Comparative Evidence for the Correlated Evolution of Polyploidy and Self-compatibility in Solanaceae
Robertson, Kelly A.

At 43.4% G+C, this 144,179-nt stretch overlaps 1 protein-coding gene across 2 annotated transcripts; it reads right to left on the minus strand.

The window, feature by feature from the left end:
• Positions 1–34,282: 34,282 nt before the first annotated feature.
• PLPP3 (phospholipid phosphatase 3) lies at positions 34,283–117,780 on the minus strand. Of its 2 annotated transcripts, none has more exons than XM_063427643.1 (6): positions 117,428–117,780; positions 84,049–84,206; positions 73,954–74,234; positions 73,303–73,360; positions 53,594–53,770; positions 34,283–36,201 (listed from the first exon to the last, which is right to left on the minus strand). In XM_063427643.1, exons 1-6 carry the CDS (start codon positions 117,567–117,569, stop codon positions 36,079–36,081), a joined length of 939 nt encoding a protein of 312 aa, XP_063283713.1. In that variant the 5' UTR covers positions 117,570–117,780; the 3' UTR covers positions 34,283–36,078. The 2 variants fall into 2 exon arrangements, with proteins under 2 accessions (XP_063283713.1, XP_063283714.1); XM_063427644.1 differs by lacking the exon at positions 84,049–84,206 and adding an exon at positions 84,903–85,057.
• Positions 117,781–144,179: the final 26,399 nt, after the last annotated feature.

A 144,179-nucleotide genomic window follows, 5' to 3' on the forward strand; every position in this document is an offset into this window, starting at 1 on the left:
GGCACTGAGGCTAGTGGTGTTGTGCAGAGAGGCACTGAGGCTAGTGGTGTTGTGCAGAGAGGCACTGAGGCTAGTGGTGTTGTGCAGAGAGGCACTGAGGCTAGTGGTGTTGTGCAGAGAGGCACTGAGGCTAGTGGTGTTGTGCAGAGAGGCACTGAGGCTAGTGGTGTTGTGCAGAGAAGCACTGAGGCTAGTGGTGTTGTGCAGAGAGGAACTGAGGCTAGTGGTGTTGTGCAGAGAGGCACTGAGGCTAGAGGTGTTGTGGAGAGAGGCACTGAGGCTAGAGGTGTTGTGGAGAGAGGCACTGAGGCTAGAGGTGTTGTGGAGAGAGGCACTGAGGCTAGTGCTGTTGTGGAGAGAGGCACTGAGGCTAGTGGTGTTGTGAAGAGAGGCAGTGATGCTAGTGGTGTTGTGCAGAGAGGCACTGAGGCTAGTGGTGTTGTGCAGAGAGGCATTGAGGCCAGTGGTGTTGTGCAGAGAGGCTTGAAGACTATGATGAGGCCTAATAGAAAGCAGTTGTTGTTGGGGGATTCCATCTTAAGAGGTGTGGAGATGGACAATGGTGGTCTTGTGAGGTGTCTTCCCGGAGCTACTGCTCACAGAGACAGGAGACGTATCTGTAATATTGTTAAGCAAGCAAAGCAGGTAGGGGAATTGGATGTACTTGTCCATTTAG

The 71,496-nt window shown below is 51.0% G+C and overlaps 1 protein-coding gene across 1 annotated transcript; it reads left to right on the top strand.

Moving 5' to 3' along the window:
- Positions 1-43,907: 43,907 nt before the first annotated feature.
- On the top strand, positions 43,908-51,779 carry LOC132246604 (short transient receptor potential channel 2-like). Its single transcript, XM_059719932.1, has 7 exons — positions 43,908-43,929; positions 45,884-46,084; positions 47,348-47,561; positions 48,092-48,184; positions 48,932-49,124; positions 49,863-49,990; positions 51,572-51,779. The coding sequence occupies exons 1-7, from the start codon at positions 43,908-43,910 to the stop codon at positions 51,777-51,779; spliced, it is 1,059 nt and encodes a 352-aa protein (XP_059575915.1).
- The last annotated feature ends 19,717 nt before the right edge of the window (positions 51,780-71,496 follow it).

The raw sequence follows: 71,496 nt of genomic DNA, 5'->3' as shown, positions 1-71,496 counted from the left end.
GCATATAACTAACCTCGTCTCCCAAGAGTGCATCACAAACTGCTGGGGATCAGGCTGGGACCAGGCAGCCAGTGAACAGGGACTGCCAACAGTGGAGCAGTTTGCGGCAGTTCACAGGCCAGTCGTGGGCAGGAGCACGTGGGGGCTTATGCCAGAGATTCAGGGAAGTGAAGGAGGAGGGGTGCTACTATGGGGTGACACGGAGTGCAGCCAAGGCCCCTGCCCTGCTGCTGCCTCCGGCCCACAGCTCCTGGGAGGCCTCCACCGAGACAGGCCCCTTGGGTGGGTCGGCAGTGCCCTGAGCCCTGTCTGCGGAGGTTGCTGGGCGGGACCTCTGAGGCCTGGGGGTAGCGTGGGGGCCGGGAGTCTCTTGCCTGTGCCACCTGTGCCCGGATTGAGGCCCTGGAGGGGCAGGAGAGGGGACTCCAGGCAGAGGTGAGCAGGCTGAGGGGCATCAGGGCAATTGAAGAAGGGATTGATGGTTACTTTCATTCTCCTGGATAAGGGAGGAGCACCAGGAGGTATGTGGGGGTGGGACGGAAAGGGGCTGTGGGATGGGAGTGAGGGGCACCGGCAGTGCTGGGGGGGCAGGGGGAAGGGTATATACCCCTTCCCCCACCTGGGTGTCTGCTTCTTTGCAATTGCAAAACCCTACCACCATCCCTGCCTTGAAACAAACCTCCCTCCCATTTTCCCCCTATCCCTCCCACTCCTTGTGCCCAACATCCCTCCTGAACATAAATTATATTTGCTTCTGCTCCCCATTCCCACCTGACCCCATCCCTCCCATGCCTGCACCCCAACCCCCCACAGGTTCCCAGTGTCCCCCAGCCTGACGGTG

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Whole genome duplication, or polyploidy, is especially common among ﬂowering plants and has numerous phenotypic and genotypic consequences (Ramsey and Schemske, 1998; Otto and Whitton, 2000). Of particular importance is the eﬀect of polyploidy on plant reproductive systems, which directly inﬂuence the genetic structure of individuals, populations (Hamrick and Godt, 1996), and the rate at which lineages diversify (Goldberg et al., 2010). Early in- vestigations of polyploidy frequently used the chemical colchicine, which inhibits microtubule formation and creates polyploid seeds or polyploid branches in diploid plants. Among the phe- notypic changes caused by polyploidy were increased leaf and ﬂower size, and unexpectedly, in some plants, the novel ability to self-fertilize (Stout and Chandler, 1942; Pandey, 1968). A number of mutational studies have shown that polyploidy directly causes self-fertility in species with a speciﬁc mode of reproduction (where self-sterility is mediated by S-RNases), yet the prevalence of this phenomenon in natural populations and at larger phylogenetic scales is not well characterized (Stone, 2002). In the ﬁrst chapter of this thesis, “Polyploidy and Self-compatibility: An Introduction”, background information is presented on self-incompatibility and polyploidy. In the second chapter, “Comparative Evidence for Correlated Evolution of Self-compatibility and Polyploidy in Solanaceae”, analyses are presented that determine the extent of correlated evolution, the relative magnitude of evolutionary pathways to self-compatibility caused by polyploidy, and the evolutionary pathways by which self-compatible polyploids arise. As the evolutionary transitions causing changes in ploidy and mode of reproduction are thought to be two of the most important processes in angiosperm evolution (Stebbins, 1950; Levin, 1983), the research presented in this thesis contributes, in part, to our understanding of the patterns and processes by which this remarkably diverse group of organisms evolves.